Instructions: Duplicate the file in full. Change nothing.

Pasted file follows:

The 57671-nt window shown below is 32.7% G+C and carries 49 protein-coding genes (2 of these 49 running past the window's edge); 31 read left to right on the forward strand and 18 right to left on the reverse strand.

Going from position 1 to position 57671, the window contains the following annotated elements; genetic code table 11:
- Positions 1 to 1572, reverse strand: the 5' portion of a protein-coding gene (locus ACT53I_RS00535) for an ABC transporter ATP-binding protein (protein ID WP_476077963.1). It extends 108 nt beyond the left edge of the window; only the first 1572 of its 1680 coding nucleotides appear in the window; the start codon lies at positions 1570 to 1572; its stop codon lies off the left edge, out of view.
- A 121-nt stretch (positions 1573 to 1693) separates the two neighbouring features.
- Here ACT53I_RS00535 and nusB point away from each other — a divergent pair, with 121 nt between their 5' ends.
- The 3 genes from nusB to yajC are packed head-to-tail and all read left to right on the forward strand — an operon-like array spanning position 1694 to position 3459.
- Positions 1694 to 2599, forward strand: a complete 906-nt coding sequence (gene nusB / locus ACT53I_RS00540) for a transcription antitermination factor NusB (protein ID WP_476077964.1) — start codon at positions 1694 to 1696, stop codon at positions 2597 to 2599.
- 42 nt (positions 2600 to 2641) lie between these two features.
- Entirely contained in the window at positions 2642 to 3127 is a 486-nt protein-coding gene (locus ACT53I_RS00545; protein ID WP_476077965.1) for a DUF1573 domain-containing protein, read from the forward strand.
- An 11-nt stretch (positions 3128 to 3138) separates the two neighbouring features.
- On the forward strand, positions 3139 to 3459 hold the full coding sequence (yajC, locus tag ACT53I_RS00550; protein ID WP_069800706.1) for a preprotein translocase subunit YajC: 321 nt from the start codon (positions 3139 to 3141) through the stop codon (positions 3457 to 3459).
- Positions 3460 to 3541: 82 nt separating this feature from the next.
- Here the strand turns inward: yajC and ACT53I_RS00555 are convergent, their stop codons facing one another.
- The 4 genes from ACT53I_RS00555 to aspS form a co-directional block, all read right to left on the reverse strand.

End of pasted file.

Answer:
The 57671-nt window shown below is 32.7% G+C and carries 49 protein-coding genes (2 of these 49 running past the window's edge); 31 read left to right on the forward strand and 18 right to left on the reverse strand.

Going from position 1 to position 57671, the window contains the following annotated elements; genetic code table 11:
- Positions 1 to 1572, reverse strand: the 5' portion of a protein-coding gene (locus ACT53I_RS00535) for an ABC transporter ATP-binding protein (protein ID WP_476077963.1). It extends 108 nt beyond the left edge of the window; only the first 1572 of its 1680 coding nucleotides appear in the window; the start codon lies at positions 1570 to 1572; its stop codon lies off the left edge, out of view.
- A 121-nt stretch (positions 1573 to 1693) separates the two neighbouring features.
- Here ACT53I_RS00535 and nusB point away from each other — a divergent pair, with 121 nt between their 5' ends.
- The 3 genes from nusB to yajC are packed head-to-tail and all read left to right on the forward strand — an operon-like array spanning position 1694 to position 3459.
- Positions 1694 to 2599, forward strand: a complete 906-nt coding sequence (gene nusB / locus ACT53I_RS00540) for a transcription antitermination factor NusB (protein ID WP_476077964.1) — start codon at positions 1694 to 1696, stop codon at positions 2597 to 2599.
- 42 nt (positions 2600 to 2641) lie between these two features.
- Entirely contained in the window at positions 2642 to 3127 is a 486-nt protein-coding gene (locus ACT53I_RS00545; protein ID WP_476077965.1) for a DUF1573 domain-containing protein, read from the forward strand.
- An 11-nt stretch (positions 3128 to 3138) separates the two neighbouring features.
- On the forward strand, positions 3139 to 3459 hold the full coding sequence (yajC, locus tag ACT53I_RS00550; protein ID WP_069800706.1) for a preprotein translocase subunit YajC: 321 nt from the start codon (positions 3139 to 3141) through the stop codon (positions 3457 to 3459).
- Positions 3460 to 3541: 82 nt separating this feature from the next.
- Here the strand turns inward: yajC and ACT53I_RS00555 are convergent, their stop codons facing one another.
- The 4 genes from ACT53I_RS00555 to aspS form a co-directional block, all read right to left on the reverse strand.